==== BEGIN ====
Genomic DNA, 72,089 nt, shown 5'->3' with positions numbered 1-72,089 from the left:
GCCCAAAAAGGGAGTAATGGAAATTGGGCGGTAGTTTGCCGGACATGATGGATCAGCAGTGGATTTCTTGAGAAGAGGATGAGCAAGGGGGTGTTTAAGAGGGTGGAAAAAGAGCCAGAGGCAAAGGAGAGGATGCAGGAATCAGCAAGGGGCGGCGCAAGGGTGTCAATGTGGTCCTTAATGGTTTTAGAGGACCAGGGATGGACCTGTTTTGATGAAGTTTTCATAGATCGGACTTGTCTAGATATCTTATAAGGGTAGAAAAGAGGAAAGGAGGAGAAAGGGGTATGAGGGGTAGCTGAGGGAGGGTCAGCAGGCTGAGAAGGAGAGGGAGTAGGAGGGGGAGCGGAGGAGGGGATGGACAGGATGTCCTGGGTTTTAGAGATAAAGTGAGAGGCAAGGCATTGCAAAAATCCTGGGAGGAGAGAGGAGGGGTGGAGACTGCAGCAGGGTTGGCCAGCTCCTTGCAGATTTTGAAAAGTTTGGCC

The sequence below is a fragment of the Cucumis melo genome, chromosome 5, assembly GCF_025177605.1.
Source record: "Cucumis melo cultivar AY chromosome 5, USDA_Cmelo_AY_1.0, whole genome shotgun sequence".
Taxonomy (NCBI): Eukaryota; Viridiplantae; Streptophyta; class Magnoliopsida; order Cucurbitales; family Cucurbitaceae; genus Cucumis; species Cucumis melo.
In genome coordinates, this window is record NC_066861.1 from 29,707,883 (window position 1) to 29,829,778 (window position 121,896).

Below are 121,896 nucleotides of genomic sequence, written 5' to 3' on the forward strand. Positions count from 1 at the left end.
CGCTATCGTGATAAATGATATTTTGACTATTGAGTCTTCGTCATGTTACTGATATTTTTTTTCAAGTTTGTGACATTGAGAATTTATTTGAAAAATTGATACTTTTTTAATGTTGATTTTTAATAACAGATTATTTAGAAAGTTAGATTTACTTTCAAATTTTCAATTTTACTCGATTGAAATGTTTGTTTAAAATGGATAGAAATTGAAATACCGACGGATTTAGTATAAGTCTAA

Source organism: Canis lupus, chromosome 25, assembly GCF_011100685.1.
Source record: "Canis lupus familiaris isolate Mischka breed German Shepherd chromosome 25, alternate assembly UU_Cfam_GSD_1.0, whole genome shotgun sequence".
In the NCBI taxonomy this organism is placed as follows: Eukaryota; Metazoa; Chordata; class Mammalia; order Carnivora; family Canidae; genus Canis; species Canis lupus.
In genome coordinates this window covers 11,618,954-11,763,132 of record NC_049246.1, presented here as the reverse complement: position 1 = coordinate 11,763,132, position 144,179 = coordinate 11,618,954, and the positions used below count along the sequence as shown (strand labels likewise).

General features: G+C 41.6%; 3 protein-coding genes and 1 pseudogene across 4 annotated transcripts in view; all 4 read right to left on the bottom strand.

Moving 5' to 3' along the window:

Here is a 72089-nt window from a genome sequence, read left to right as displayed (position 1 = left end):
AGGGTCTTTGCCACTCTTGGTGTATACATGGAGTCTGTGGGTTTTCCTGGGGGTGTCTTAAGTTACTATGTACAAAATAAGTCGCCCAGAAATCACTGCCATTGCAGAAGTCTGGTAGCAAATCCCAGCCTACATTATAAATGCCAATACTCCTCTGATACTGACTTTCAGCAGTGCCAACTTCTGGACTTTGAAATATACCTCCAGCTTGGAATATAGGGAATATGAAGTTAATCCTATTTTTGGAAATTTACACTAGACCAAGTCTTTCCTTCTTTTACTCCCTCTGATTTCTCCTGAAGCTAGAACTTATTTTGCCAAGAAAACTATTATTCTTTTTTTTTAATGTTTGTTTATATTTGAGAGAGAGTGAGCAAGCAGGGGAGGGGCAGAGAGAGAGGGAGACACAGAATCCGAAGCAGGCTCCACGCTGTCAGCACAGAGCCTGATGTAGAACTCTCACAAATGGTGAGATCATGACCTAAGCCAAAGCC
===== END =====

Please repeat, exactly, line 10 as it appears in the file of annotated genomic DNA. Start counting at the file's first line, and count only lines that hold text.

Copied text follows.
Source record: "Canis lupus familiaris isolate Mischka breed German Shepherd chromosome 25, alternate assembly UU_Cfam_GSD_1.0, whole genome shotgun sequence".